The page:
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Washington State Parks

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USA Parks
The Islands Region
Turn Island State Park
Oh Yell ©
Afternoon Hike ©
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Turn Island State Park is a 35-acre marine park with 16,000 feet of shoreline. The island is part of the San Juan National Wildlife Refuge.

Park hours/updates:

The park is open year round for camping, day use and moorage.

Summer hours: 6:30 a.m. to dusk.Winter hours: 8 a.m. to dusk.Quiet hours: 10 p.m. to 6:30 a.m. No generators in use from 9 p.m. to 8 a.m.
Nature of the Area
Birds ? Owls
History of the Area
The island was originally mapped as a point of land on San Juan Island by the Wilkes Expedition in 1841 and was named Point Salsbury. It was later found to be an island at a turn in San Juan Channel and was named Turn Island on British Admiralty charts of 1858-59. The island is part of the San Juan National Wildlife Refuge.
A Discover Pass is required for vehicle access to Washington state parks for day use. For more information about the Discover Pass and exemptions, please visit the Discover Pass web page.
Turn Island is a wildlife refuge. Visitors should stay on designated hiking trails, and please do not disturb the wildlife.

Check-in time is 2:30 p.m., and check-out time is 1 p.m.Quiet hours are from 10 p.m. to 6:30 a.m.Engine-driven electric generators may be operated only between the hours of 8 a.m. and 9 p.m.Length of stay: You may stay up to ten consecutive days in any one park during the summer; the stay limit is extended to 20 days between Oct. 1 and March 31.
1. Turn Island State Park offers saltwater swimming along its shoreline.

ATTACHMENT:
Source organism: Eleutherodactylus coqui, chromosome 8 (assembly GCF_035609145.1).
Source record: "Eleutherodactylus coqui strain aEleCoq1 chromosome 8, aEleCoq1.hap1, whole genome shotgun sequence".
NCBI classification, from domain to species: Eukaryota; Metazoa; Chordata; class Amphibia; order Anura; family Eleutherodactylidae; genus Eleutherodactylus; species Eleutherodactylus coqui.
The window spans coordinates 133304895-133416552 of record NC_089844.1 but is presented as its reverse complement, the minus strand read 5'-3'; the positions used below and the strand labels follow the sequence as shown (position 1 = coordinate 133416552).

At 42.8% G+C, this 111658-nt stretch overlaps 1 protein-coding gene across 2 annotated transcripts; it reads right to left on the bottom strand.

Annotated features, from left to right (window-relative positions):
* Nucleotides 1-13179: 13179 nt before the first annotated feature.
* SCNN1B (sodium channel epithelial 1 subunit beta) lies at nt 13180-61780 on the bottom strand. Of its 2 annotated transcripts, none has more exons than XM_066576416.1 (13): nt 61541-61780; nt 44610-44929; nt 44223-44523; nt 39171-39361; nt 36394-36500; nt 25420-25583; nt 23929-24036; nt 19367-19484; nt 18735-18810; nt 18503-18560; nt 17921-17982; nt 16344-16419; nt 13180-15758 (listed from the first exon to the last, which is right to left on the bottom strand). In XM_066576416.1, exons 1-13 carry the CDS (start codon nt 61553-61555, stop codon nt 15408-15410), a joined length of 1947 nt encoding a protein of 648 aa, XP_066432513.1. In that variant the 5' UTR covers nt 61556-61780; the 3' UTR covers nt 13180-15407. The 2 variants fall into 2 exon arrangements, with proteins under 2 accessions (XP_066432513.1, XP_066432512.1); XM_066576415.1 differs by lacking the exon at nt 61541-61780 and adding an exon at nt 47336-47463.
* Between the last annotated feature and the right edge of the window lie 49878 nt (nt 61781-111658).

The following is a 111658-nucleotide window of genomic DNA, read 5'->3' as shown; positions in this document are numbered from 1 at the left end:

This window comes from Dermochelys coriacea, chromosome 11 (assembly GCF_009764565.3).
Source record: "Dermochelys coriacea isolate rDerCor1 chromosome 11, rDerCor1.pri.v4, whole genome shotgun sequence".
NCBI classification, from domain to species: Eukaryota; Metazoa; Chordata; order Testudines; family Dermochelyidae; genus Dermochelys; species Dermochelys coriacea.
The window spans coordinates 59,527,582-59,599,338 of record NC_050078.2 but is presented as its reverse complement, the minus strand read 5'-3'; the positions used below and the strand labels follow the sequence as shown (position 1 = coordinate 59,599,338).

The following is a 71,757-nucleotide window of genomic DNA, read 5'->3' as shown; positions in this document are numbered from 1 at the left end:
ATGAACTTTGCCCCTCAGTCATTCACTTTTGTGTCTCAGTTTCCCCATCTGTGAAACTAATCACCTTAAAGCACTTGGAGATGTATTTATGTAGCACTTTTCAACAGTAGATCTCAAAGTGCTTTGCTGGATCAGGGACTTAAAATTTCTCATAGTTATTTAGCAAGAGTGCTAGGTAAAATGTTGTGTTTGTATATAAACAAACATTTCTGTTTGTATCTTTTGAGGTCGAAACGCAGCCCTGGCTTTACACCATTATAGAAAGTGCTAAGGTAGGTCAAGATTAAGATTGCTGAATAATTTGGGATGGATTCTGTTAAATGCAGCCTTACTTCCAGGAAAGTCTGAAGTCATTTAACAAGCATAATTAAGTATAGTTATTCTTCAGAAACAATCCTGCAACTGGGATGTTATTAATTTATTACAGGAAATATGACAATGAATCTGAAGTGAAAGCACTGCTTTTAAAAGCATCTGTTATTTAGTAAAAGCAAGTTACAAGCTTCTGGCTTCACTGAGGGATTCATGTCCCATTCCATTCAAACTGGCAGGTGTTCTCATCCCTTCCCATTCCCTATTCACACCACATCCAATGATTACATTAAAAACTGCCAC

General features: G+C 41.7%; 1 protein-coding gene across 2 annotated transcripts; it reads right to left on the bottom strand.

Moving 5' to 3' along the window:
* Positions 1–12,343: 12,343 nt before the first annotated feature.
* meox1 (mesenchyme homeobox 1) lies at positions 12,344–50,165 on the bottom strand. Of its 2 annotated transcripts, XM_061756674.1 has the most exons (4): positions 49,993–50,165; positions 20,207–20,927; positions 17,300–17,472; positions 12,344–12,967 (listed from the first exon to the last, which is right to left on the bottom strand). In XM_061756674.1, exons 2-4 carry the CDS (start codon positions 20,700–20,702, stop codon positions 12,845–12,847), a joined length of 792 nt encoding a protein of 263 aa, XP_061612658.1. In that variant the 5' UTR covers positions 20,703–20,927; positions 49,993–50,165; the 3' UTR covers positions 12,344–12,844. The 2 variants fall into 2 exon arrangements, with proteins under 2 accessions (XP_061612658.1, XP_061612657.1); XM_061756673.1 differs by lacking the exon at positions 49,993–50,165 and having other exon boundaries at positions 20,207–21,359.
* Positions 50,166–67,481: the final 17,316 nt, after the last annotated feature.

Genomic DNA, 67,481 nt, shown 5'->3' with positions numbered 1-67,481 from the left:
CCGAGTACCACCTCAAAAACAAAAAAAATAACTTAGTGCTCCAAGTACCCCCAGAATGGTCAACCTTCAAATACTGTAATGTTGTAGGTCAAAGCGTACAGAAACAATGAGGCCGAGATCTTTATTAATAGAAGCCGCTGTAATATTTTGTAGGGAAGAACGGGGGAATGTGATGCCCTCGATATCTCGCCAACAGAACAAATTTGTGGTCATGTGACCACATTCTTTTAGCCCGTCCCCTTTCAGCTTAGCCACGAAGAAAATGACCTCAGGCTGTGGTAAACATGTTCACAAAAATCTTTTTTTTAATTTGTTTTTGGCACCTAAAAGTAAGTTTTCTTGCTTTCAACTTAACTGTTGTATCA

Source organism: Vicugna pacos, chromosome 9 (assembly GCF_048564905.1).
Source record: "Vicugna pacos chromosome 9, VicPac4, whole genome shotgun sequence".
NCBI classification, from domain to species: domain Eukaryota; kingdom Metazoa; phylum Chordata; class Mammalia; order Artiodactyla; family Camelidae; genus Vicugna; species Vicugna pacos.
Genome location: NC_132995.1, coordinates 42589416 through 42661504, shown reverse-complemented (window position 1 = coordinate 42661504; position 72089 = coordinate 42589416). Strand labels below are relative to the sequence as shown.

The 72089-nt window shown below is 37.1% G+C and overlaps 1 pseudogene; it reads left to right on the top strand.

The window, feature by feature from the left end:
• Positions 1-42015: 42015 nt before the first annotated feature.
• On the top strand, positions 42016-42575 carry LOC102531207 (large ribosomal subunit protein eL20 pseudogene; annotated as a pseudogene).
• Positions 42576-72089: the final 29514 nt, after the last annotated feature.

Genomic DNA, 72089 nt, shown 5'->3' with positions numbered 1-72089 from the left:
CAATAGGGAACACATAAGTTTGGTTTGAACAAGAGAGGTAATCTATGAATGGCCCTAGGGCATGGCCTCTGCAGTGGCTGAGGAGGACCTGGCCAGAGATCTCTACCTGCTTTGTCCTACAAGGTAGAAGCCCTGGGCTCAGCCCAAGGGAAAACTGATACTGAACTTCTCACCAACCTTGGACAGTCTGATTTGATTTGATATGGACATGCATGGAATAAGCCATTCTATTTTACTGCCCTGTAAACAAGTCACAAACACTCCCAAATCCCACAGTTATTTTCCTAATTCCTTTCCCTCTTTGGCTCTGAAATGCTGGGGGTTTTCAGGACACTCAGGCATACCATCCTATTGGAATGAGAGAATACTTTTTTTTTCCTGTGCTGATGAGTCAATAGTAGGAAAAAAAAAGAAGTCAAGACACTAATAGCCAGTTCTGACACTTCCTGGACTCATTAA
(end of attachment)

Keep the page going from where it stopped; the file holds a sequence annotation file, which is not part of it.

2. The park does not have a designated swim area or lifeguards on duty.
3. Swimmers can enjoy the surrounding views of San Juan Channel and other islands while in water.
4. Water temperatures can be cold, so wet suits are recommended for extended swims.
5. Wildlife sightings during your swim may include seals, otters, and various bird species.
6. Tides should be monitored as they could affect safety when swimming off-shore from the island's beaches.

The park offers three mooring buoys.

The main area to access the island is on the cove on the northwest harbor, near the mooring buoys. The cove to the west has a reef that extends out from the small island. It is not recommended to use this beach.

Moorage fees are charge year round from 1 p.m. to 8 a.m. All boaters must register and pay upon arrival. Boaters must also pay a fee for boats rafted to another boat.
Enjoy fishing for salmon, rockfish and lingcod from the shore or by boat. Crabbing is also popular here.

Turn Island State Park offers picnic tables and grills, perfect for a family outing. No reservation is required to use them.
1. Perimeter Trail: This is the longest trail in Turn Island State Park, circling around the entire island and offering stunning views of surrounding waters.

2. Interior Trails: These trails crisscross through the heart of the park, allowing hikers to explore dense forests filled with a variety of flora and fauna native to Washington state.